A wise man once told me "invest in whatever the lawyers are starting to talk about, that's where the money will be". 18 months ago very few people were talking 'blockchain', outside where it was being incorrectly used interchangeably with 'bitcoin'.
Now of course we all are - the recent InsurTech Connect conference saw the blockchain session busier than almost anything else.
Efforts such as the London Market TOM blockchain proof of concept and Z/Yen's work on the topic are working hard to define the specific insurance use cases and it is valuable to see their progress. However, for the next year or two the topic will remain a little edgy and esoteric, and it is interesting to take a step up and consider about how it can lead to new paradigms of thinking, rather than simply something a little more efficient than a centralised insurance database.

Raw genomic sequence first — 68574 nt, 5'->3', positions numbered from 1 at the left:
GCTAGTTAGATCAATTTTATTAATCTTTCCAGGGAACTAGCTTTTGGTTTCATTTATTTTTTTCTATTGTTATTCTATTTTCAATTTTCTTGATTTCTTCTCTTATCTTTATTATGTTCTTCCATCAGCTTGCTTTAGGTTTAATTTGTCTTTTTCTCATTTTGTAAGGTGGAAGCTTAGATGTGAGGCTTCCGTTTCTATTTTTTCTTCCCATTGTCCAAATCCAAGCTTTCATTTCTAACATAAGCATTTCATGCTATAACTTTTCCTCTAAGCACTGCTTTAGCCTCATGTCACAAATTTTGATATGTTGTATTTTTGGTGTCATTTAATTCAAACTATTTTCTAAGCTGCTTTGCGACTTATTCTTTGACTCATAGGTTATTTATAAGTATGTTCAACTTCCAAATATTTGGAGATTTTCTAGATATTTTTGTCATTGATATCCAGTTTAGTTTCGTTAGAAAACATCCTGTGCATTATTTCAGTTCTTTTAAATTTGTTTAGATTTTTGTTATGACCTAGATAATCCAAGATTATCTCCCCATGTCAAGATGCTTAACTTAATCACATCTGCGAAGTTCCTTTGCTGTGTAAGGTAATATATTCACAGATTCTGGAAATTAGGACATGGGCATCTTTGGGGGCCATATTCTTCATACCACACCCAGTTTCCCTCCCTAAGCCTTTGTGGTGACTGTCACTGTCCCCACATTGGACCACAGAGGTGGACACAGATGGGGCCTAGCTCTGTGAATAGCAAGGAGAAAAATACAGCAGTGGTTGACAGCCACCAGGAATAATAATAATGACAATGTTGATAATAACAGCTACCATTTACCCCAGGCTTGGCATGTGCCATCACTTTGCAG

The concept of "trustless" - different to "untrusted" - is one of these thoughts, and this brief blog post from Hogan Lovells helpful explains "trustless trust" to those who have not come across it before. (Before then covering the impact around rules/laws and smart contracts)
Interesting and thought-provoking generally; potentially game-changing if you're in a market where "face-to-face" is de rigueur because of the trust it engenders. (Mentioning no names!)
Werbach argues that blockchain introduces a third kind of trust architecture, “trustless trust,” which is a system in which “it is possible to trust the outputs of a system without trusting any actor within it”